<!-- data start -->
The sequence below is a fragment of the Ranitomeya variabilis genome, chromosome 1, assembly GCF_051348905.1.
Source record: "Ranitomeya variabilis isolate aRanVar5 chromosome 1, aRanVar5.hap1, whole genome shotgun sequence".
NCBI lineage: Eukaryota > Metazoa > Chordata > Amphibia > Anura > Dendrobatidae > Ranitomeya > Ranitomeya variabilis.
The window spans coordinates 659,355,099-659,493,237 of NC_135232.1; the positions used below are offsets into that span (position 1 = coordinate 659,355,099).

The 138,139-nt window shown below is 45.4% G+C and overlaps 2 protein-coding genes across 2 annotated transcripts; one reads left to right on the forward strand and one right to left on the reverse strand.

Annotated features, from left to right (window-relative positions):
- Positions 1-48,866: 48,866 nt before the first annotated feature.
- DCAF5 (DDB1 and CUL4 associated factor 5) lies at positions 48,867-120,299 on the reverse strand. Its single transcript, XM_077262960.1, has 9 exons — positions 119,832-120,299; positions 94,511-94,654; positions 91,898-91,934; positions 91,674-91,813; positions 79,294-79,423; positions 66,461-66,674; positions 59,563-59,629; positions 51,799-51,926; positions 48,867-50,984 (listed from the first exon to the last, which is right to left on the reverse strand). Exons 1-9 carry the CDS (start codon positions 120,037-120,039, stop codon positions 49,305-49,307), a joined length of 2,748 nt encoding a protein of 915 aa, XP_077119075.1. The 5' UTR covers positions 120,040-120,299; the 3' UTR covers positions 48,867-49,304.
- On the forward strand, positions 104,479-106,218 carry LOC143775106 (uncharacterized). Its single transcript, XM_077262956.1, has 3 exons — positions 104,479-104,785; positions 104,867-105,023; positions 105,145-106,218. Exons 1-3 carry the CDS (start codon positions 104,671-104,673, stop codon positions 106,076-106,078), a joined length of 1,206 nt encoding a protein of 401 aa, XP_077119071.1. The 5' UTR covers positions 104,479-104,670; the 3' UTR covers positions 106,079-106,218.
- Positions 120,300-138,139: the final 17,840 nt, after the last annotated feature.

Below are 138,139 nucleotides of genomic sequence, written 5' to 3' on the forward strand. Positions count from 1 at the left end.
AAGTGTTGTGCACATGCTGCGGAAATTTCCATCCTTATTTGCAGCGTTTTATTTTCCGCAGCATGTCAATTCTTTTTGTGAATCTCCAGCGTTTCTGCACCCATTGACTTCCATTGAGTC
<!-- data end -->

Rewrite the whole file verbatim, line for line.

The sequence below is a fragment of the Ranitomeya variabilis genome, chromosome 1, assembly GCF_051348905.1.
Source record: "Ranitomeya variabilis isolate aRanVar5 chromosome 1, aRanVar5.hap1, whole genome shotgun sequence".
NCBI lineage: Eukaryota > Metazoa > Chordata > Amphibia > Anura > Dendrobatidae > Ranitomeya > Ranitomeya variabilis.
The window spans coordinates 659,355,099-659,493,237 of NC_135232.1; the positions used below are offsets into that span (position 1 = coordinate 659,355,099).

The 138,139-nt window shown below is 45.4% G+C and overlaps 2 protein-coding genes across 2 annotated transcripts; one reads left to right on the forward strand and one right to left on the reverse strand.

Annotated features, from left to right (window-relative positions):
- Positions 1-48,866: 48,866 nt before the first annotated feature.
- DCAF5 (DDB1 and CUL4 associated factor 5) lies at positions 48,867-120,299 on the reverse strand. Its single transcript, XM_077262960.1, has 9 exons — positions 119,832-120,299; positions 94,511-94,654; positions 91,898-91,934; positions 91,674-91,813; positions 79,294-79,423; positions 66,461-66,674; positions 59,563-59,629; positions 51,799-51,926; positions 48,867-50,984 (listed from the first exon to the last, which is right to left on the reverse strand). Exons 1-9 carry the CDS (start codon positions 120,037-120,039, stop codon positions 49,305-49,307), a joined length of 2,748 nt encoding a protein of 915 aa, XP_077119075.1. The 5' UTR covers positions 120,040-120,299; the 3' UTR covers positions 48,867-49,304.
- On the forward strand, positions 104,479-106,218 carry LOC143775106 (uncharacterized). Its single transcript, XM_077262956.1, has 3 exons — positions 104,479-104,785; positions 104,867-105,023; positions 105,145-106,218. Exons 1-3 carry the CDS (start codon positions 104,671-104,673, stop codon positions 106,076-106,078), a joined length of 1,206 nt encoding a protein of 401 aa, XP_077119071.1. The 5' UTR covers positions 104,479-104,670; the 3' UTR covers positions 106,079-106,218.
- Positions 120,300-138,139: the final 17,840 nt, after the last annotated feature.

Below are 138,139 nucleotides of genomic sequence, written 5' to 3' on the forward strand. Positions count from 1 at the left end.
AAGTGTTGTGCACATGCTGCGGAAATTTCCATCCTTATTTGCAGCGTTTTATTTTCCGCAGCATGTCAATTCTTTTTGTGAATCTCCAGCGTTTCTGCACCCATTGACTTCCATTGAGTC